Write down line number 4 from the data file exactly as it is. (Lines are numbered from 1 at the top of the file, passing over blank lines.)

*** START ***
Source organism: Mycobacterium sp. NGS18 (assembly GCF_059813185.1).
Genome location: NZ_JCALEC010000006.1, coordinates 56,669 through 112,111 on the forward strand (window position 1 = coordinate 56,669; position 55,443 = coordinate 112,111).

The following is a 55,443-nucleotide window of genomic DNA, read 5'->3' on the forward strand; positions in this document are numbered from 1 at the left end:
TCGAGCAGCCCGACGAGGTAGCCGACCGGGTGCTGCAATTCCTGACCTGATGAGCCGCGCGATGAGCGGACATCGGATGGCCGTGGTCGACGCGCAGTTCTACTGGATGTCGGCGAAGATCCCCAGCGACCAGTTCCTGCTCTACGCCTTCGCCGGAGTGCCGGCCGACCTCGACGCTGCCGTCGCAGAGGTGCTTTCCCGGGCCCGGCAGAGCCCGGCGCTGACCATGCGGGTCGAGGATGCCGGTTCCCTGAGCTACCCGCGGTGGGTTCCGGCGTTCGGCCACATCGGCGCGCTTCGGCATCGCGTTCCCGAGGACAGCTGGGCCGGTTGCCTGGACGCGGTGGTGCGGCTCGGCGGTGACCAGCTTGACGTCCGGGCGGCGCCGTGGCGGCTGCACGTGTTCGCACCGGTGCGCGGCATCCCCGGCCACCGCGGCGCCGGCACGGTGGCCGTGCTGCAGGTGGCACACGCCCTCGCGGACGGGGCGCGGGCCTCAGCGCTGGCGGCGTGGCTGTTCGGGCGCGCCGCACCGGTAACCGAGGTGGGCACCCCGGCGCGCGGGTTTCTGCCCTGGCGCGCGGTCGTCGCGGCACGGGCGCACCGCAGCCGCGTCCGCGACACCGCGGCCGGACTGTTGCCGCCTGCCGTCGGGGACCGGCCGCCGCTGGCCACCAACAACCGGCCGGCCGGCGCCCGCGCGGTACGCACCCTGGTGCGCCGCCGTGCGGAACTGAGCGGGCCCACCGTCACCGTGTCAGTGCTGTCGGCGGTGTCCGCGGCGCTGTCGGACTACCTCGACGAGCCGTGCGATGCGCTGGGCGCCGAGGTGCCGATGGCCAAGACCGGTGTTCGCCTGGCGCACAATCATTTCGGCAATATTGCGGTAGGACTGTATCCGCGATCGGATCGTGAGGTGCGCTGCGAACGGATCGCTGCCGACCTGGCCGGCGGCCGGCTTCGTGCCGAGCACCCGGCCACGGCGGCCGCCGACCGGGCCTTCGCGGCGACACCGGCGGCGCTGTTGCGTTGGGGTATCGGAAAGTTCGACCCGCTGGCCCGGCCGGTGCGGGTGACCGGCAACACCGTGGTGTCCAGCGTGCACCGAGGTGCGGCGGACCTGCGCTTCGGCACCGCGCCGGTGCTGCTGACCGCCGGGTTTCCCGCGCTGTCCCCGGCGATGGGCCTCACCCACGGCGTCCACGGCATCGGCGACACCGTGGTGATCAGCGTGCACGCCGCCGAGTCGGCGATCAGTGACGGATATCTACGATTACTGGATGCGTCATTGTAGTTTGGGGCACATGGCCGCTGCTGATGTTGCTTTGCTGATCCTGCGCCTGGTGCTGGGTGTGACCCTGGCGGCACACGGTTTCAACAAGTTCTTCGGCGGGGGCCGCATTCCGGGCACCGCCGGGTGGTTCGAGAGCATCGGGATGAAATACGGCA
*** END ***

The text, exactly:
TCGAGCAGCCCGACGAGGTAGCCGACCGGGTGCTGCAATTCCTGACCTGATGAGCCGCGCGATGAGCGGACATCGGATGGCCGTGGTCGACGCGCAGTTCTACTGGATGTCGGCGAAGATCCCCAGCGACCAGTTCCTGCTCTACGCCTTCGCCGGAGTGCCGGCCGACCTCGACGCTGCCGTCGCAGAGGTGCTTTCCCGGGCCCGGCAGAGCCCGGCGCTGACCATGCGGGTCGAGGATGCCGGTTCCCTGAGCTACCCGCGGTGGGTTCCGGCGTTCGGCCACATCGGCGCGCTTCGGCATCGCGTTCCCGAGGACAGCTGGGCCGGTTGCCTGGACGCGGTGGTGCGGCTCGGCGGTGACCAGCTTGACGTCCGGGCGGCGCCGTGGCGGCTGCACGTGTTCGCACCGGTGCGCGGCATCCCCGGCCACCGCGGCGCCGGCACGGTGGCCGTGCTGCAGGTGGCACACGCCCTCGCGGACGGGGCGCGGGCCTCAGCGCTGGCGGCGTGGCTGTTCGGGCGCGCCGCACCGGTAACCGAGGTGGGCACCCCGGCGCGCGGGTTTCTGCCCTGGCGCGCGGTCGTCGCGGCACGGGCGCACCGCAGCCGCGTCCGCGACACCGCGGCCGGACTGTTGCCGCCTGCCGTCGGGGACCGGCCGCCGCTGGCCACCAACAACCGGCCGGCCGGCGCCCGCGCGGTACGCACCCTGGTGCGCCGCCGTGCGGAACTGAGCGGGCCCACCGTCACCGTGTCAGTGCTGTCGGCGGTGTCCGCGGCGCTGTCGGACTACCTCGACGAGCCGTGCGATGCGCTGGGCGCCGAGGTGCCGATGGCCAAGACCGGTGTTCGCCTGGCGCACAATCATTTCGGCAATATTGCGGTAGGACTGTATCCGCGATCGGATCGTGAGGTGCGCTGCGAACGGATCGCTGCCGACCTGGCCGGCGGCCGGCTTCGTGCCGAGCACCCGGCCACGGCGGCCGCCGACCGGGCCTTCGCGGCGACACCGGCGGCGCTGTTGCGTTGGGGTATCGGAAAGTTCGACCCGCTGGCCCGGCCGGTGCGGGTGACCGGCAACACCGTGGTGTCCAGCGTGCACCGAGGTGCGGCGGACCTGCGCTTCGGCACCGCGCCGGTGCTGCTGACCGCCGGGTTTCCCGCGCTGTCCCCGGCGATGGGCCTCACCCACGGCGTCCACGGCATCGGCGACACCGTGGTGATCAGCGTGCACGCCGCCGAGTCGGCGATCAGTGACGGATATCTACGATTACTGGATGCGTCATTGTAGTTTGGGGCACATGGCCGCTGCTGATGTTGCTTTGCTGATCCTGCGCCTGGTGCTGGGTGTGACCCTGGCGGCACACGGTTTCAACAAGTTCTTCGGCGGGGGCCGCATTCCGGGCACCGCCGGGTGGTTCGAGAGCATCGGGATGAAATACGGCA